Evaluation of Heavy Metals in some selected Waste Dumpsites in Gboko Metropolis, Benue State, Nigeria

Journal of Chemical, Biological and Physical Sciences (Impact Factor: 0.72). 01/2013; 3(1):575-580.
Download full-text


Available from: Benjamin Anhwange, Sep 30, 2015
55 Reads
  • Source
    [Show abstract] [Hide abstract]
    ABSTRACT: The objectives of this study was to investigate the chemical fractionation, mobility and bioavailability of Cd, Cu, Mn, Pb and Zn in refuse waste soils of some dumpsites in Zaria metropolis. The heavy metals in the waste soils samples were sequentially extracted and measured using atomic absorption spectrometry. Mean of total extractable metals in the samples analysed for Cd, Cu, Mn, Pb and Zn ranged from 25.86 - 95.71, 1.70 - 446.43, 141.92 - 423.22, 39.9 - 739.10, and 122.45 - 511.57 mgKg-1 dry weight, respectively. Cd and Pb were mostly found to be in the mobile phase of the samples indicating that the metals are potentially more bioavailable to the environment than the other metals studied. Overall, the order of mobility and bioavailability of the metals is Cd > Pb > Zn > Mn > Cu.
  • Advanced Materials Research 01/2007; 18-19:495-500. DOI:10.4028/
  • [Show abstract] [Hide abstract]
    ABSTRACT: The accurate study of heavy metal speciation is important in environmental monitoring. There has been much work developing various operationally defined speciation methods for soil and sediment, but there is a need to compare the different approaches by evaluating them for the same sample. In this article, a kinetic method was applied for the heavy metal speciation of the two BCR reference materials, CRM601 and BCR701, which have been specifically developed as materials to evaluate the validated BCR three-step sequential extraction method. When EDTA was used as an extractant, 81.0% of Cd, 68.0% of Cu, 21.5% of Ni, 80.3% of Pb and 71.9% of Zn was extracted from CRM601. For BCR701, the removal ratios were 92.0, 52.3, 18.7, 50.6 and 67.5% with EDTA and 95.7, 25.2, 20.0, 52.4 and 68.5% with hydroxylamine hydrochloride as an extractant, for Cd, Cu, Ni, Pb and Zn respectively. A two-component kinetic model was applied to the extraction curve and the extractable metals were readily classified into two categories, namely, labile fraction and non-labile fractions. The rate constants obtained from the regression model were found to be useful in quantifying the lability of an element. The rate constants obtained from the labile fractions in BCR701 were higher than that of obtained from CRM601, which indicated the high lability of metals in BCR701. When compared with the sequential extraction data, it seemed that the lability of an element was positively correlated to the first step extraction fraction.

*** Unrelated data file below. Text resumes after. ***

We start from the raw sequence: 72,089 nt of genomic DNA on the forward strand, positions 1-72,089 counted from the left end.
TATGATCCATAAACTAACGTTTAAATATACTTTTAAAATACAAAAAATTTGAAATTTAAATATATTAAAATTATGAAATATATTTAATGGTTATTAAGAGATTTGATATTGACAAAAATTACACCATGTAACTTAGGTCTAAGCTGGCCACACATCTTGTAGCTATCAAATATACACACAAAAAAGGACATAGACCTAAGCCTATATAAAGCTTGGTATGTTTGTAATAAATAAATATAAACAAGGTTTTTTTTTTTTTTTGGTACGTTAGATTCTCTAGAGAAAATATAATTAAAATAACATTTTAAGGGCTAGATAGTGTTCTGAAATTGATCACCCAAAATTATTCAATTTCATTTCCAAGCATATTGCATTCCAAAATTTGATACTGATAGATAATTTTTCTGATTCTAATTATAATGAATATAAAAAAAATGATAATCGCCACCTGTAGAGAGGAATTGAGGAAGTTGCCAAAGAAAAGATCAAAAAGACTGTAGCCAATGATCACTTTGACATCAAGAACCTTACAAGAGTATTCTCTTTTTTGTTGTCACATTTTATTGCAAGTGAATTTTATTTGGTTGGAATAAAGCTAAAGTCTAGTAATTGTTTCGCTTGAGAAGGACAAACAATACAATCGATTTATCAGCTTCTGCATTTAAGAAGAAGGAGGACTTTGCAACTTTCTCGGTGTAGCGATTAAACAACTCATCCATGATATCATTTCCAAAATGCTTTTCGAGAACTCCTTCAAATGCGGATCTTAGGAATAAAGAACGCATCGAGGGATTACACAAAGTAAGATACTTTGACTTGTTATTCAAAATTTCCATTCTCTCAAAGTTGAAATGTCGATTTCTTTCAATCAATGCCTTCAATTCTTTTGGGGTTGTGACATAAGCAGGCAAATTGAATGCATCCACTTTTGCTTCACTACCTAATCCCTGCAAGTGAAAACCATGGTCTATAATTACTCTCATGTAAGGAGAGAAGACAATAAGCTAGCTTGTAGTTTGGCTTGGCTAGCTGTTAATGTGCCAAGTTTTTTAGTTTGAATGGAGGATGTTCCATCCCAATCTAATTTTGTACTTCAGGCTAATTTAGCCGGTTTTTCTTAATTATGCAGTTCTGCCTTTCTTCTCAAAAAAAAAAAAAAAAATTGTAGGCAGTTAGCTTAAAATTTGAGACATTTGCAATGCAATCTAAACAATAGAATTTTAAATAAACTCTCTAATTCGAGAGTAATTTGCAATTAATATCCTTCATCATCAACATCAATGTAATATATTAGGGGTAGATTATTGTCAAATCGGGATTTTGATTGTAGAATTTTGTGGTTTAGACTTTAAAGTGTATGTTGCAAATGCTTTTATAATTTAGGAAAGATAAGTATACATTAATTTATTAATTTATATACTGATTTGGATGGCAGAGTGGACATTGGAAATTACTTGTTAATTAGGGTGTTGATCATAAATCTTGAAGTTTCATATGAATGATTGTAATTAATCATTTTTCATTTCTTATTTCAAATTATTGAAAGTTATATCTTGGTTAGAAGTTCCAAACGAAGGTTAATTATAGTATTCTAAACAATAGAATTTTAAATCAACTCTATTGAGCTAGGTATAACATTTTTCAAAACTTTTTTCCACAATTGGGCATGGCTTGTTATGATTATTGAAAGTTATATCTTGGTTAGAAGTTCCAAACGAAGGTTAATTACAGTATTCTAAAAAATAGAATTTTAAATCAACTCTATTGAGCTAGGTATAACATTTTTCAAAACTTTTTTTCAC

International Journal of Environmental Analytical Chemistry 04/2006; 86(5):359-366. DOI:10.1080/03067310500227803 · 1.30 Impact Factor